Shawn: 2010 was a bad year in many ways for California wines. How did it affect you?
Joel: Well the low humidity and high heat burned some vineyards. The worst hit vineyards lost 50-100% of the crop. Yet others were not affected at all. It depended on a lot of factors.

The Ninth Question? I never got to ask the ninth question as we had wandered off in several other directions (did I mention Joel is a great story-teller?) and I forgot to ask it. Either that or I was subconsciously intimidated by the whole “Godfather” thing. I had wanted to know what his views were on the California Wine Industry potentially suing the Ontario Government under NAFTA rules if they allowed local (VQA) wine stores. I’ll follow up and see if I can get an answer.
[UPDATE July 22] Joel himself responded to the question, admitting that he’s “pretty far down the food chain on this issue”. Key to his point was this: “My general feeling about such things is that I am in favor of any outcome that creates free, open and fair competition were all parties have a chance to thrive based on their merits and where consumers have unrestricted access to choice.” Couldn’t agree more, and really appreciated his candid & personal reply!

The Wines:

Ravenswood Lodi Old Vines Zinfandel:
With vines averaging 85 years old, this wine is blended form 14 different vineyards. Nose of jammy raspberry. Big fruit mouth of blueberries and black raspberry with nice spice and oak on the secondary. Although I find this much nicer than the Vintner’s Blend, it is still a little too jammy for me.

Ravenswood Dickerson Vineyard Zinfandel (Napa Valley): This one is bright red raspberry on the nose and palate, with a hint of menthol (eucalyptus). It has lots of acidity and tannins in perfect balance (the pH was 3.25 vs 3.4 to 3.5 in most others). It is not at all what I was expecting, as the acidity is rare in Zins we normally see from California.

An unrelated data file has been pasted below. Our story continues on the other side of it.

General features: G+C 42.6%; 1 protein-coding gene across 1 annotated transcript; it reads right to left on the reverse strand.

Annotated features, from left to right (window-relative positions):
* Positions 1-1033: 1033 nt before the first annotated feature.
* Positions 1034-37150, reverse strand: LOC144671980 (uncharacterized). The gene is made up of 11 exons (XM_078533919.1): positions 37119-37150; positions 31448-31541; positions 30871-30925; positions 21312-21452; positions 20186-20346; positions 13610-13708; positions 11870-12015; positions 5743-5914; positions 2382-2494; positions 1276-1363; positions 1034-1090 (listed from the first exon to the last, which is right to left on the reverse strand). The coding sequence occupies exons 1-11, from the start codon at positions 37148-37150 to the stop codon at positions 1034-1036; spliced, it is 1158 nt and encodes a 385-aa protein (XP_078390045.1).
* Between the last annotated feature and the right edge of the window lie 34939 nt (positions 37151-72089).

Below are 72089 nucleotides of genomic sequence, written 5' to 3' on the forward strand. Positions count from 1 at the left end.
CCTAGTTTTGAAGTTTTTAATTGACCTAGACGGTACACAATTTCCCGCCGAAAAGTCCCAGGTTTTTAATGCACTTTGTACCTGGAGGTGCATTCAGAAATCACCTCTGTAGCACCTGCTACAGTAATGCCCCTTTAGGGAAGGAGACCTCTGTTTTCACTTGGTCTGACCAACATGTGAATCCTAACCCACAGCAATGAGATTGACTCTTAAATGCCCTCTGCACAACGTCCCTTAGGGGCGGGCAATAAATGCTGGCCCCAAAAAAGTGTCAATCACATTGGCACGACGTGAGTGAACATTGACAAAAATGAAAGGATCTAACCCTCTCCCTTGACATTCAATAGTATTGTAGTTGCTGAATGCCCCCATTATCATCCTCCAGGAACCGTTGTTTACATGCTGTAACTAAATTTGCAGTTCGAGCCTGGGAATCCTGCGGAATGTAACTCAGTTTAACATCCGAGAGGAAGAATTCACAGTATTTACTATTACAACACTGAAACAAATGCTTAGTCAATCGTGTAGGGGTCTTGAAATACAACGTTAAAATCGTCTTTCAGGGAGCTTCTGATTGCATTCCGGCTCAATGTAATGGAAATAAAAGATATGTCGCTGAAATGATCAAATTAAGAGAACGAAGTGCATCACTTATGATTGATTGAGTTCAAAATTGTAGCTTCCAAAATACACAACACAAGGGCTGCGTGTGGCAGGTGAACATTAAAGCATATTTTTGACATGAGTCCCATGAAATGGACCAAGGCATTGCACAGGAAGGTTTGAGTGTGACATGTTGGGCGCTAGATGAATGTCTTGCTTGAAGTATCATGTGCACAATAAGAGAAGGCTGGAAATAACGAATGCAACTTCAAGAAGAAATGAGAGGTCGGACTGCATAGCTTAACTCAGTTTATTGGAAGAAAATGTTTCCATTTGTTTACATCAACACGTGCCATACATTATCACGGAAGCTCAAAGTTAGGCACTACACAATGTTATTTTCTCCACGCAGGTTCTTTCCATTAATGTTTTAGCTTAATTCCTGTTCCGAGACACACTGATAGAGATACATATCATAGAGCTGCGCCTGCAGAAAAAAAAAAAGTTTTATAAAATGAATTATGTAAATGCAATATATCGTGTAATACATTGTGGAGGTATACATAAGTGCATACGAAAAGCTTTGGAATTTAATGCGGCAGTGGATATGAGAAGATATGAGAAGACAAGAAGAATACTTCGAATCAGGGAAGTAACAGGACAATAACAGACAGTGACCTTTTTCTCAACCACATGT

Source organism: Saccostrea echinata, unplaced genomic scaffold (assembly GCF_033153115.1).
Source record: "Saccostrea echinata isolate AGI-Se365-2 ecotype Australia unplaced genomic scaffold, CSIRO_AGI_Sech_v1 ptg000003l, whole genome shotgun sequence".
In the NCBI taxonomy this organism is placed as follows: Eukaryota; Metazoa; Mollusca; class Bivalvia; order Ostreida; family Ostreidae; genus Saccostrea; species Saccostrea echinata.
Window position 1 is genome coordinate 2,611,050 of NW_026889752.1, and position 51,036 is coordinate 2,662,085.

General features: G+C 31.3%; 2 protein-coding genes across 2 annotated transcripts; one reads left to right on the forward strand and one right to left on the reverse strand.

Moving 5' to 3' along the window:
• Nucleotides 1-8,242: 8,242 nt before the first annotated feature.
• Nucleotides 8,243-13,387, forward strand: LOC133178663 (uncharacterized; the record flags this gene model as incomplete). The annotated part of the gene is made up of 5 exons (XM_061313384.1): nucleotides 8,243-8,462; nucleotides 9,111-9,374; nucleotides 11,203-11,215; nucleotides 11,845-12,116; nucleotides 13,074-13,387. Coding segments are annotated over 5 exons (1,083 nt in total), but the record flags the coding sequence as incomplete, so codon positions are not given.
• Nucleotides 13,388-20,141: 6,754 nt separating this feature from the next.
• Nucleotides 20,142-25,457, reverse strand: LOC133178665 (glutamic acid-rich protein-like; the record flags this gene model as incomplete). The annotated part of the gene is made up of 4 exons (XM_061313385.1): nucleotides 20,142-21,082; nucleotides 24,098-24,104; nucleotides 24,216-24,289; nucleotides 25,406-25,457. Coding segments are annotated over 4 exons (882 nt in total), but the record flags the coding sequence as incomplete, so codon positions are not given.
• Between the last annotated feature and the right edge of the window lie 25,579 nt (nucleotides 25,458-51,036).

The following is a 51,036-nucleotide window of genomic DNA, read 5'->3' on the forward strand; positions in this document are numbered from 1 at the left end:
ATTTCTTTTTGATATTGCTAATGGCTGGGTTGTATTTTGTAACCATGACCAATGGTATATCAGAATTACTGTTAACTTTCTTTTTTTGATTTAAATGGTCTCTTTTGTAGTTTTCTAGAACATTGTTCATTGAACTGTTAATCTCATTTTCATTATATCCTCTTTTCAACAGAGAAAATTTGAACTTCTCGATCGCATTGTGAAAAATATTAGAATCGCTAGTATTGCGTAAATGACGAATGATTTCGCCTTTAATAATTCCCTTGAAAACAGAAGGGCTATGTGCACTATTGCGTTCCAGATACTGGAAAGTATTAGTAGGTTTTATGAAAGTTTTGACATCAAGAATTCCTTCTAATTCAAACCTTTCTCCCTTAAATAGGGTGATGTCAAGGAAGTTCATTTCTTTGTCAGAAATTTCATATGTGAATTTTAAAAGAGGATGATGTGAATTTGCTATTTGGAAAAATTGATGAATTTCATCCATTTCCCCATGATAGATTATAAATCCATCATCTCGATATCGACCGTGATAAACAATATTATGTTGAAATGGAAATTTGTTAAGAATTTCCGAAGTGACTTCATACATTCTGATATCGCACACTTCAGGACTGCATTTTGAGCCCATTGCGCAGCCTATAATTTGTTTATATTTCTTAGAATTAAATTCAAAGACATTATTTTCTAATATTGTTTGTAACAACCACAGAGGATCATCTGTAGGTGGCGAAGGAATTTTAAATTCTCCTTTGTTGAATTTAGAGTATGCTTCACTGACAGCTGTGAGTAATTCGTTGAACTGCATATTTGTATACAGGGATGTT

Ravenswood Belloni Vineyard Zinfandel (Russian River Valley): This cool fermented field blend just fills your mouth with boysenberry and cassis. The field blend includes some black fruit (Petite Syrah, Carignane, and Alicante Bouchet) The cooler climate lends just enough acidity to keep this from being sweet, and the meatier tannins add up to make this one a monster wine.

Ravenswood Old Hill Vineyard Zinfandel (Sonoma Valley): Old Hill Vineyard has a diverse mixture of vines (including Petite Syrah, Syrah, Grenache, Tempranillo, and even Touriga Nacional), but the final blend ends up 75% Zinfandel. This is the most smoky of the Zins, picking up the spice, structure, and tannins from the Grenache and other European varietals. The nose is an incredible array of fruit, pepper, spice, and that underlying smokiness. There are huge tannins here, but huge fruit to go with it – this would age nicely for years and years.

Ravenswood Teldeschi Vineyard Zinfandel (Dry Creek Valley): The Teldeschi family still cross-plow farms this vineyards like they did back in 1910. With a High percentage (~20%) of Petite Syrah and a few % Carignane, this one maintains 75% Zinfandel. The nose is huge cherry and vanilla – surprising for a Zin. On the palate, red and black fruit just explodes on top of the vanilla background, with earthy, tobacco undertones. Great finish.

Ravenswood Pickberry Vineyards Meritage (Sonoma Mountain):
This startlingly crisp red resembles a great Bordeaux in many ways. This vintage is mostly Merlot (74%) with the balance Cabernet Sauvignon. It has an understated elegance to it much like the high-end Cabernets coming from California now, where the fruit, spice, tannins, and acidity are all hanging in a cohesive balance. Although not a Zinfandel (sorry Joel), I think it was my favourite of the night.